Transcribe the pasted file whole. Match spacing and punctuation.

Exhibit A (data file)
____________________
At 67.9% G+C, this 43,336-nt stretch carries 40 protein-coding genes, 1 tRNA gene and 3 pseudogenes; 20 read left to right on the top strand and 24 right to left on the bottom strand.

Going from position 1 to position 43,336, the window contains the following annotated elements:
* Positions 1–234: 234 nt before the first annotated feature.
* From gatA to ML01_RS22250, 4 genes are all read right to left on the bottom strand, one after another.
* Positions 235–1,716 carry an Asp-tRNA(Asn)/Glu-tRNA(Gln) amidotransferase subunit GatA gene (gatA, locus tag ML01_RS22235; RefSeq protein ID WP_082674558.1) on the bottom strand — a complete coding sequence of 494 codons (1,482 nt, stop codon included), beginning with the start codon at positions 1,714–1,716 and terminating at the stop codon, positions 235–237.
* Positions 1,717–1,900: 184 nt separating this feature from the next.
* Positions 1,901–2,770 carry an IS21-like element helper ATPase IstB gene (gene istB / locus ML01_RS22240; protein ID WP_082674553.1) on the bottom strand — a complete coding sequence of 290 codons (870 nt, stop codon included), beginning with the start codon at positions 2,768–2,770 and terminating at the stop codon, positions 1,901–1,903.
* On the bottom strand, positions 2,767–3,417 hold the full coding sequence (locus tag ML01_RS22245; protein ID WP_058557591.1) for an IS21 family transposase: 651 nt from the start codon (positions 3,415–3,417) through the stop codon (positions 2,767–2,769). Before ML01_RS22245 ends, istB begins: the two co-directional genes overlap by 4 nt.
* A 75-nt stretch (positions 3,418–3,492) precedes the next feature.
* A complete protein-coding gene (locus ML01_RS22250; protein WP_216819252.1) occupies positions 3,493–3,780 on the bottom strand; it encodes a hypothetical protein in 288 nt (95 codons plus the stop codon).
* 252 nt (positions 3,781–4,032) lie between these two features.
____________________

At 67.9% G+C, this 43,336-nt stretch carries 40 protein-coding genes, 1 tRNA gene and 3 pseudogenes; 20 read left to right on the top strand and 24 right to left on the bottom strand.

Going from position 1 to position 43,336, the window contains the following annotated elements:
* Positions 1–234: 234 nt before the first annotated feature.
* From gatA to ML01_RS22250, 4 genes are all read right to left on the bottom strand, one after another.
* Positions 235–1,716 carry an Asp-tRNA(Asn)/Glu-tRNA(Gln) amidotransferase subunit GatA gene (gatA, locus tag ML01_RS22235; RefSeq protein ID WP_082674558.1) on the bottom strand — a complete coding sequence of 494 codons (1,482 nt, stop codon included), beginning with the start codon at positions 1,714–1,716 and terminating at the stop codon, positions 235–237.
* Positions 1,717–1,900: 184 nt separating this feature from the next.
* Positions 1,901–2,770 carry an IS21-like element helper ATPase IstB gene (gene istB / locus ML01_RS22240; protein ID WP_082674553.1) on the bottom strand — a complete coding sequence of 290 codons (870 nt, stop codon included), beginning with the start codon at positions 2,768–2,770 and terminating at the stop codon, positions 1,901–1,903.
* On the bottom strand, positions 2,767–3,417 hold the full coding sequence (locus tag ML01_RS22245; protein ID WP_058557591.1) for an IS21 family transposase: 651 nt from the start codon (positions 3,415–3,417) through the stop codon (positions 2,767–2,769). Before ML01_RS22245 ends, istB begins: the two co-directional genes overlap by 4 nt.
* A 75-nt stretch (positions 3,418–3,492) precedes the next feature.
* A complete protein-coding gene (locus ML01_RS22250; protein WP_216819252.1) occupies positions 3,493–3,780 on the bottom strand; it encodes a hypothetical protein in 288 nt (95 codons plus the stop codon).
* 252 nt (positions 3,781–4,032) lie between these two features.